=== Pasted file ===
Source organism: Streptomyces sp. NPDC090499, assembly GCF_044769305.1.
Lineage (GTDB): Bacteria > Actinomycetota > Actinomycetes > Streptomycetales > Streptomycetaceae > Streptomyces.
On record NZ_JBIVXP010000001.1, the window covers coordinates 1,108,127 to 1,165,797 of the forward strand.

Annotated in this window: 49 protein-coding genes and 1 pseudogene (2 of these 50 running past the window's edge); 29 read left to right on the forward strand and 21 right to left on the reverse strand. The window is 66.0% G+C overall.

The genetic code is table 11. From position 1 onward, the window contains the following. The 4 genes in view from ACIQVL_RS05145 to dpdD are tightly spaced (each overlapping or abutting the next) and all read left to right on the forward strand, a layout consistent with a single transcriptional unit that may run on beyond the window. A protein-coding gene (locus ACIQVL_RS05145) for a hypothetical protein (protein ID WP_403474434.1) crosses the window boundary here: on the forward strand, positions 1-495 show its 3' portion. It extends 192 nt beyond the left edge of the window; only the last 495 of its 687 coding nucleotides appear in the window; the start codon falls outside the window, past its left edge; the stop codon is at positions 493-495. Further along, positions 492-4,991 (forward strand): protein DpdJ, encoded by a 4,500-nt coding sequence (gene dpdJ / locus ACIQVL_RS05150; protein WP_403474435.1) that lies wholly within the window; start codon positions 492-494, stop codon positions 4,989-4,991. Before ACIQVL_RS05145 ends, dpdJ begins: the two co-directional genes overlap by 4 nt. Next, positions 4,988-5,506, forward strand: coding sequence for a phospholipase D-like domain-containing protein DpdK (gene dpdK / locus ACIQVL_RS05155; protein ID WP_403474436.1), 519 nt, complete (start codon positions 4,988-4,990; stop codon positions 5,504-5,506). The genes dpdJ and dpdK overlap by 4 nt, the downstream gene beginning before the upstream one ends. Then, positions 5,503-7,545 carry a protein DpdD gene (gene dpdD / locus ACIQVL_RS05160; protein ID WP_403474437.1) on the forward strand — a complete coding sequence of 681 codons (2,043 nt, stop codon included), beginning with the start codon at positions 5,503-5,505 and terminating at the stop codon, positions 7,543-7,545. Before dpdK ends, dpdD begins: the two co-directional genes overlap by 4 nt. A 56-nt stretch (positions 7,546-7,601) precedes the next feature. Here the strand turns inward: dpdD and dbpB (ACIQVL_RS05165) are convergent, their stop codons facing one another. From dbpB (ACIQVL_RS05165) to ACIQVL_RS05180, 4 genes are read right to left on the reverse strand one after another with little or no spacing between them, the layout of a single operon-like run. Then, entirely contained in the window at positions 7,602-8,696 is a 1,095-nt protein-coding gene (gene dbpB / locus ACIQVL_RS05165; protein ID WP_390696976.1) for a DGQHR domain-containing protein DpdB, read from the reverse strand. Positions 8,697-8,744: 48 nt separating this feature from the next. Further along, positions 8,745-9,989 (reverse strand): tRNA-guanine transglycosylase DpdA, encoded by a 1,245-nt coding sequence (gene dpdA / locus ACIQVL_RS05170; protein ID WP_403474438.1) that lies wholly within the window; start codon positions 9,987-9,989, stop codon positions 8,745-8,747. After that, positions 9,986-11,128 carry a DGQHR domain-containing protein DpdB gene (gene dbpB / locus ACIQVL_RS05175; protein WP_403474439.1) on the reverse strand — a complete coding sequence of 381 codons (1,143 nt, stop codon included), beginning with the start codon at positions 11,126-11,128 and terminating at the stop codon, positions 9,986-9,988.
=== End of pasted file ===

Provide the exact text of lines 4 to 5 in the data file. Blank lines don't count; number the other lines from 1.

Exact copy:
Annotated in this window: 49 protein-coding genes and 1 pseudogene (2 of these 50 running past the window's edge); 29 read left to right on the forward strand and 21 right to left on the reverse strand. The window is 66.0% G+C overall.

The genetic code is table 11. From position 1 onward, the window contains the following. The 4 genes in view from ACIQVL_RS05145 to dpdD are tightly spaced (each overlapping or abutting the next) and all read left to right on the forward strand, a layout consistent with a single transcriptional unit that may run on beyond the window. A protein-coding gene (locus ACIQVL_RS05145) for a hypothetical protein (protein ID WP_403474434.1) crosses the window boundary here: on the forward strand, positions 1-495 show its 3' portion. It extends 192 nt beyond the left edge of the window; only the last 495 of its 687 coding nucleotides appear in the window; the start codon falls outside the window, past its left edge; the stop codon is at positions 493-495. Further along, positions 492-4,991 (forward strand): protein DpdJ, encoded by a 4,500-nt coding sequence (gene dpdJ / locus ACIQVL_RS05150; protein WP_403474435.1) that lies wholly within the window; start codon positions 492-494, stop codon positions 4,989-4,991. Before ACIQVL_RS05145 ends, dpdJ begins: the two co-directional genes overlap by 4 nt. Next, positions 4,988-5,506, forward strand: coding sequence for a phospholipase D-like domain-containing protein DpdK (gene dpdK / locus ACIQVL_RS05155; protein ID WP_403474436.1), 519 nt, complete (start codon positions 4,988-4,990; stop codon positions 5,504-5,506). The genes dpdJ and dpdK overlap by 4 nt, the downstream gene beginning before the upstream one ends. Then, positions 5,503-7,545 carry a protein DpdD gene (gene dpdD / locus ACIQVL_RS05160; protein ID WP_403474437.1) on the forward strand — a complete coding sequence of 681 codons (2,043 nt, stop codon included), beginning with the start codon at positions 5,503-5,505 and terminating at the stop codon, positions 7,543-7,545. Before dpdK ends, dpdD begins: the two co-directional genes overlap by 4 nt. A 56-nt stretch (positions 7,546-7,601) precedes the next feature. Here the strand turns inward: dpdD and dbpB (ACIQVL_RS05165) are convergent, their stop codons facing one another. From dbpB (ACIQVL_RS05165) to ACIQVL_RS05180, 4 genes are read right to left on the reverse strand one after another with little or no spacing between them, the layout of a single operon-like run. Then, entirely contained in the window at positions 7,602-8,696 is a 1,095-nt protein-coding gene (gene dbpB / locus ACIQVL_RS05165; protein ID WP_390696976.1) for a DGQHR domain-containing protein DpdB, read from the reverse strand. Positions 8,697-8,744: 48 nt separating this feature from the next. Further along, positions 8,745-9,989 (reverse strand): tRNA-guanine transglycosylase DpdA, encoded by a 1,245-nt coding sequence (gene dpdA / locus ACIQVL_RS05170; protein ID WP_403474438.1) that lies wholly within the window; start codon positions 9,987-9,989, stop codon positions 8,745-8,747. After that, positions 9,986-11,128 carry a DGQHR domain-containing protein DpdB gene (gene dbpB / locus ACIQVL_RS05175; protein WP_403474439.1) on the reverse strand — a complete coding sequence of 381 codons (1,143 nt, stop codon included), beginning with the start codon at positions 11,126-11,128 and terminating at the stop codon, positions 9,986-9,988.